10. #9
    The whole concept of copyrighting anything to do with a yellow ribbon is a bit weird considering the idea comes directly from the song "Tie a Yellow Ribbon Round the Ole Oak Tree" by Tony Orlando and Dawn. Granted, the song is about an ex-con but I clearly remember the first stories of the yellow ribbon symbol down the States referencing the song as the inspiration.
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  11. #10

  12. #11
    Quote Originally Posted by GWP View Post
    Thanks

    Looking at that, the simple yellow ribbon is not an issue. Yellow ribbon with Support our Troops may be an issue.

    I would have never known where to start looking.

  13. #12
    Any idea why it appears the "Highway of Heroes" application was not successful?

    http://www.cipo.ic.gc.ca/app/opic-ci...tIndexOnPage=1
    SLt P.C. Wise

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  14. #13
    Quote Originally Posted by Slippery Pete View Post
    Any idea why it appears the "Highway of Heroes" application was not successful?

    http://www.cipo.ic.gc.ca/app/opic-ci...tIndexOnPage=1
    This is just speculation, but I would think they would be denied so as to emphasise that they are not affiliated with the CF.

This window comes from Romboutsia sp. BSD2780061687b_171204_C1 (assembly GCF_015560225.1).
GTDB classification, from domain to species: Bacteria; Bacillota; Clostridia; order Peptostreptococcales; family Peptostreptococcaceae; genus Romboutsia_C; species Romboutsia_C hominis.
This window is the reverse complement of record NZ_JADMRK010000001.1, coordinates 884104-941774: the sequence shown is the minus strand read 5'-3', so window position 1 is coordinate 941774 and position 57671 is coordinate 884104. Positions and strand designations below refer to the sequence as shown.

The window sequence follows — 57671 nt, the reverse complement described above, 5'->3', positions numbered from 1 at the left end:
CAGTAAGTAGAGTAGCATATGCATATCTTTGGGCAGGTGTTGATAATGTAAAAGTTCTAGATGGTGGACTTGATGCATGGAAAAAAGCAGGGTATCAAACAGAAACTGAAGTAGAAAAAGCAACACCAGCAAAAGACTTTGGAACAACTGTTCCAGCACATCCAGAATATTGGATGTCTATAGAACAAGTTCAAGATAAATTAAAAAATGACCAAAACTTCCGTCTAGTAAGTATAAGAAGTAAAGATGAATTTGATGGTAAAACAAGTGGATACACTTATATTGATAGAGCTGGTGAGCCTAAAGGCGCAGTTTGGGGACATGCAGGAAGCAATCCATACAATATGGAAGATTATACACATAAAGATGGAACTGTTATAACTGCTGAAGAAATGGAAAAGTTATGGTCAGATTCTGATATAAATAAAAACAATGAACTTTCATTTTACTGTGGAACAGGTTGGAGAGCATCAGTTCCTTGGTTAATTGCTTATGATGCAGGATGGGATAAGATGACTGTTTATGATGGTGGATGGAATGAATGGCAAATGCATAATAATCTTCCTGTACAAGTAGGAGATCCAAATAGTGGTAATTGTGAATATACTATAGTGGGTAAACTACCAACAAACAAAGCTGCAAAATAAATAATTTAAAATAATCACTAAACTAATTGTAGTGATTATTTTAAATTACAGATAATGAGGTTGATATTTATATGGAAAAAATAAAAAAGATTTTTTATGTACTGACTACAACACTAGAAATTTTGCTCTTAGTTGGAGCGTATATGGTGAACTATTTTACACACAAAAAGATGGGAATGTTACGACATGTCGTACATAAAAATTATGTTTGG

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  15. #14
    P Jenner is on a distinguished road P Jenner's Avatar
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    I don't think it was rejected so much as abandoned, why would the government use a symbol that skirts it's own TMs? the proper highway of heroes insignia uses a poppy, which is a TM registered to the Royal Canadian Legion. So I'm guessing thats where the rejection/abandonment stems from?

  16. #15
    I did find out an interesting thing while at a CFRC yesterday; They don't have any yellow ribbons, which from what I was told was because of redundancy reasons (why would they support themselves?) and because it can be a sensitive issue with the troops that are overseas.
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  17. #16
    PaxRomana is on a distinguished road PaxRomana's Avatar
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    Quote Originally Posted by Niteshifter View Post
    I did find out an interesting thing while at a CFRC yesterday; They don't have any yellow ribbons, which from what I was told was because of redundancy reasons (why would they support themselves?) and because it can be a sensitive issue with the troops that are overseas.
    For any of the Yellow Ribbons and other CF Support The Troops things, go to your local Military Families Support Centre, they sell them by the boxes. The sticker kind, the car and fridge magnets in CADPAT TW and ARID patterns.

    As per the copyrights, I agree with them. DND doesn't want some corporation plastering it over all their things and in turn getting higher profits through services and other products by drawing in people with the iconic Yellow Ribbon and it's accompanying phrase.

    On another note: Yellow Ribbon!